Federal grant will help UTSA mentor and support researchers

September 20, 2023
UTSA Graduate School

SEPTEMBER 19, 2023 — UTSA has received a five-year grant to develop a more inclusive workforce seeking to join the professoriate in higher education’s science, technology, engineering and mathematics (STEM) disciplines. The award, intended to attract underrepresented faculty through focused mentoring and support, is part of a larger, $3.2 million grant given to an alliance of five academic institutions in The University of Texas System.

In the STEM disciplines, recruitment and retention of employees from different backgrounds has been and continues to be a challenge in the United States. This is especially true in higher education where few people from underrepresented backgrounds join the faculty ranks.

Through the National Science Foundation’s Alliances for Graduate Education and the Professoriate (NSF AGEP) program, UTSA will help The University of Texas System recruit and retain advanced doctoral students, postdoctoral fellows and junior faculty through the tenure and promotion process, a challenge prevalent in higher education.

The Texas program will include 100 individuals. About 15 will be from UTSA. Participants will receive mentoring to tackle systemic barriers. Throughout the mentorship period, the participants' experiences will be documented to analyze the training’s effectiveness.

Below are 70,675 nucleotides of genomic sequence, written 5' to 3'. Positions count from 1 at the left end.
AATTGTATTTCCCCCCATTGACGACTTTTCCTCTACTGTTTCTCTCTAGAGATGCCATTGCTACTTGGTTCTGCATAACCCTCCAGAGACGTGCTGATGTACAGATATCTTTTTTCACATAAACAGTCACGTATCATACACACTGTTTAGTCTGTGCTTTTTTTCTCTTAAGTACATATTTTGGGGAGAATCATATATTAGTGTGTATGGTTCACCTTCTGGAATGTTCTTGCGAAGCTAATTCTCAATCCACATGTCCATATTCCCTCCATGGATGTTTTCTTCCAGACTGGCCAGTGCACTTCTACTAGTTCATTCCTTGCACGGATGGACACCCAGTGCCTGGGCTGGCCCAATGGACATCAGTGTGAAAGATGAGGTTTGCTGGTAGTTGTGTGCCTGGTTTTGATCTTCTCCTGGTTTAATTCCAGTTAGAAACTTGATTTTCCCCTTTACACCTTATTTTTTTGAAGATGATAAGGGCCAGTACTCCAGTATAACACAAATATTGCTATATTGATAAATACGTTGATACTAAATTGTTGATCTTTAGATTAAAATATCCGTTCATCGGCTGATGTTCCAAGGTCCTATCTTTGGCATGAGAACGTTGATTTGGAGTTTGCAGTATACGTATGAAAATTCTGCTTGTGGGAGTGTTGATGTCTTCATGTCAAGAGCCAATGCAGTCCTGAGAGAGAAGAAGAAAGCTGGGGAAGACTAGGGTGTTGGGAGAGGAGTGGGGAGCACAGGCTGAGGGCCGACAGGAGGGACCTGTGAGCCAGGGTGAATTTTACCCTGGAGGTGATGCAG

Zachary Tonzetich, UTSA associate professor of chemistry, will be the Principal Investigator (PI) for the UTSA project, and Ambika Mathur, Senior Vice Provost for Graduate and Postdoctoral Studies and dean of The UTSA Graduate School, will be the co-PI.

“UTSA aspires to become a model for student success, a great public research university, and an exemplar for strategic growth and innovative excellence,” Mathur said. “We are appreciative of the National Science Foundation for recognizing the need to ensure our post-doctoral fellow and junior faculty pipeline remains inclusive. This program is well aligned with the mission and core values of UTSA and will have a broad economic and intellectual impact on San Antonio and our community.”

The AGEP supports higher education alliances with strategies in place to increase the number of historically underrepresented STEM faculty and promote systemic change.

“UTSA’s participation in the AGEP alliance will provide our graduate students and trainees with focused training and support to help them achieve their goal of joining STEM faculties in the UT System,” Tonzetich said. “The program will ensure that the 21st century academic workforce better reflects the broad backgrounds and experiences of our future undergraduate students.”

UTSA’s share of the funding is $302,697. The remaining funds will be distributed among the lead institution, UT Arlington, and the other partner institutions: UT-Dallas, UT-El Paso and UT-Austin. All five schools are designated as Tier One universities. Four of the five, including UTSA, are also Hispanic Serving Institutions.

— Giselle Villalpando

Article published in UTSA Today.